What you can find out about your donor or donor-conceived genetic siblings
An emotional process
Finding out about your donor, and about any donor-conceived siblings you may have, can be an emotional process.
We encourage you to undertake this journey with the support of others. Discuss the content of this website with your family or friends, and seek out the advice of those who have gone through this experience themselves.
Find out where to get support and what you should consider when applying for information about your donor:
Note: Before applying for information from the HFEA, please be aware that we only hold data for people conceived after 1 August 1991 following fertility treatment at a HFEA licensed clinic.
The HFEA records information on donors and on any children conceived as a result of their donation. We have a record of all births as a result of assisted reproduction from licensed UK fertility clinics from 1 August 1991 – the date the HFEA was set up – and onwards.
Who can apply for information?
Social attitudes in regards to fertility treatment are continually evolving. Increasingly, the desire and importance for donor-conceived people to find out about their origins is being recognised.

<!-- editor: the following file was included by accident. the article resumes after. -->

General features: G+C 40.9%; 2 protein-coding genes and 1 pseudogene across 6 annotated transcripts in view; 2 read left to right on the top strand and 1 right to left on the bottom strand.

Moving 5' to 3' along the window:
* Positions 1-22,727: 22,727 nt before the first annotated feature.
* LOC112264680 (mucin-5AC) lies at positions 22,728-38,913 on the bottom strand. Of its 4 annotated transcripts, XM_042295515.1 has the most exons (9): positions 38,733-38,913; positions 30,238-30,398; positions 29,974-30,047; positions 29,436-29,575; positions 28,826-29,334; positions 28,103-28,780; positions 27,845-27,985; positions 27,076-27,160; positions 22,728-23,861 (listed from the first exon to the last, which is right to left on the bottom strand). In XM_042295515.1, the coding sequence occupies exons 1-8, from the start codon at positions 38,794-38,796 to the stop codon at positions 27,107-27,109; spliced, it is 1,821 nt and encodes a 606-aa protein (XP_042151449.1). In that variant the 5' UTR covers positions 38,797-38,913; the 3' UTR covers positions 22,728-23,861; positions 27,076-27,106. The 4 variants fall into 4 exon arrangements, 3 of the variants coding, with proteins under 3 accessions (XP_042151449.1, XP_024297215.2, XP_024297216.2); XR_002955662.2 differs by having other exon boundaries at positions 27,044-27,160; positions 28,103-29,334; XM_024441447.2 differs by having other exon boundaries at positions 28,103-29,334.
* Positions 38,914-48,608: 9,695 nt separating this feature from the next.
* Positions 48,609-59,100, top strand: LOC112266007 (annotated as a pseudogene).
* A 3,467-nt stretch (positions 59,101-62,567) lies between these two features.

As a donor-conceived person, if you are aged 16 and over, you are entitled to apply to the HFEA and access information we hold about your donor – and any donor-conceived siblings you may have.
The type of information we may hold about your origins depends on when you were conceived, as the information donors were required to give us has changed over the years.
What if I’m not eligible to apply?
To access information about your donor and donor-conceived siblings you have to be aged 16 and over.
If you are under 16 and feel you are ready to learn about your origins, you can ask your parent/s to request information from the HFEA on your behalf. Parents are entitled to this information because they are seen as having your best interests at heart.
Your parent/s can find out only anonymous information about your donor – including your donor’s:
- hair colour
- goodwill message
- pen portrait.
Your parents can also find out the number, if any, of donor-conceived siblings you have who were conceived by your same donor (this does not include the donor’s legal/natural children). They cannot find out identifying information about your donor.
When you reach 18 years, you are able to apply to receive identifying information about your donor, if it is available.
What can my donor find out about me?
Your donor is entitled to find out the number of people born as a result of their donation, their sex and year of birth.
Donors are not able to get in contact with their donor-conceived offspring – the decision to initiate contact is solely that of the donor-conceived child, once they reach 18, if they have an identifiable donor.
Page last updated: 21 August 2014